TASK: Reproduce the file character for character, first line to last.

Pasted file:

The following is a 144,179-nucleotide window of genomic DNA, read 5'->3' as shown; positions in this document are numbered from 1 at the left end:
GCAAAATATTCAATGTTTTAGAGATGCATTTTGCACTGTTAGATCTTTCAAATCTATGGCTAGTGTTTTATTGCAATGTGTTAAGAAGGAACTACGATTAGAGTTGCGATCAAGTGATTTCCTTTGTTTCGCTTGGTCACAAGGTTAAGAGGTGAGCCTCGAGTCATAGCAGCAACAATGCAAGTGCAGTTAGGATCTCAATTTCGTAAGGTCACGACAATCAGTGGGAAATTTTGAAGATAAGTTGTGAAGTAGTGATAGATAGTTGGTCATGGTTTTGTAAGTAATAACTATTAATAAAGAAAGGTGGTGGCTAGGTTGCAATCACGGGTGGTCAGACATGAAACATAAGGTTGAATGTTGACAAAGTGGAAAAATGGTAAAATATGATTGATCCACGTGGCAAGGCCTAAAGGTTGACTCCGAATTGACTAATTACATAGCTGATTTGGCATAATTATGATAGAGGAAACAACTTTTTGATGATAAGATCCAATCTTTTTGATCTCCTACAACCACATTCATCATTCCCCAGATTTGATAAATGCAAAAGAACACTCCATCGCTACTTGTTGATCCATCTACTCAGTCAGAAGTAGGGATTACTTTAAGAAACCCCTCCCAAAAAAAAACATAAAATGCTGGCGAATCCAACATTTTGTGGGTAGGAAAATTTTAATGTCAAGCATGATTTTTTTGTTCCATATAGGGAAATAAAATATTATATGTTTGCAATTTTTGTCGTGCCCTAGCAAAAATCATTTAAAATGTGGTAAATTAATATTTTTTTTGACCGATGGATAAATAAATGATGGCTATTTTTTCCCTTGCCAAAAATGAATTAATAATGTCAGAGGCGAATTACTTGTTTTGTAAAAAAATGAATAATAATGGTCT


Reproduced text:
The following is a 144,179-nucleotide window of genomic DNA, read 5'->3' as shown; positions in this document are numbered from 1 at the left end:
GCAAAATATTCAATGTTTTAGAGATGCATTTTGCACTGTTAGATCTTTCAAATCTATGGCTAGTGTTTTATTGCAATGTGTTAAGAAGGAACTACGATTAGAGTTGCGATCAAGTGATTTCCTTTGTTTCGCTTGGTCACAAGGTTAAGAGGTGAGCCTCGAGTCATAGCAGCAACAATGCAAGTGCAGTTAGGATCTCAATTTCGTAAGGTCACGACAATCAGTGGGAAATTTTGAAGATAAGTTGTGAAGTAGTGATAGATAGTTGGTCATGGTTTTGTAAGTAATAACTATTAATAAAGAAAGGTGGTGGCTAGGTTGCAATCACGGGTGGTCAGACATGAAACATAAGGTTGAATGTTGACAAAGTGGAAAAATGGTAAAATATGATTGATCCACGTGGCAAGGCCTAAAGGTTGACTCCGAATTGACTAATTACATAGCTGATTTGGCATAATTATGATAGAGGAAACAACTTTTTGATGATAAGATCCAATCTTTTTGATCTCCTACAACCACATTCATCATTCCCCAGATTTGATAAATGCAAAAGAACACTCCATCGCTACTTGTTGATCCATCTACTCAGTCAGAAGTAGGGATTACTTTAAGAAACCCCTCCCAAAAAAAAACATAAAATGCTGGCGAATCCAACATTTTGTGGGTAGGAAAATTTTAATGTCAAGCATGATTTTTTTGTTCCATATAGGGAAATAAAATATTATATGTTTGCAATTTTTGTCGTGCCCTAGCAAAAATCATTTAAAATGTGGTAAATTAATATTTTTTTTGACCGATGGATAAATAAATGATGGCTATTTTTTCCCTTGCCAAAAATGAATTAATAATGTCAGAGGCGAATTACTTGTTTTGTAAAAAAATGAATAATAATGGTCT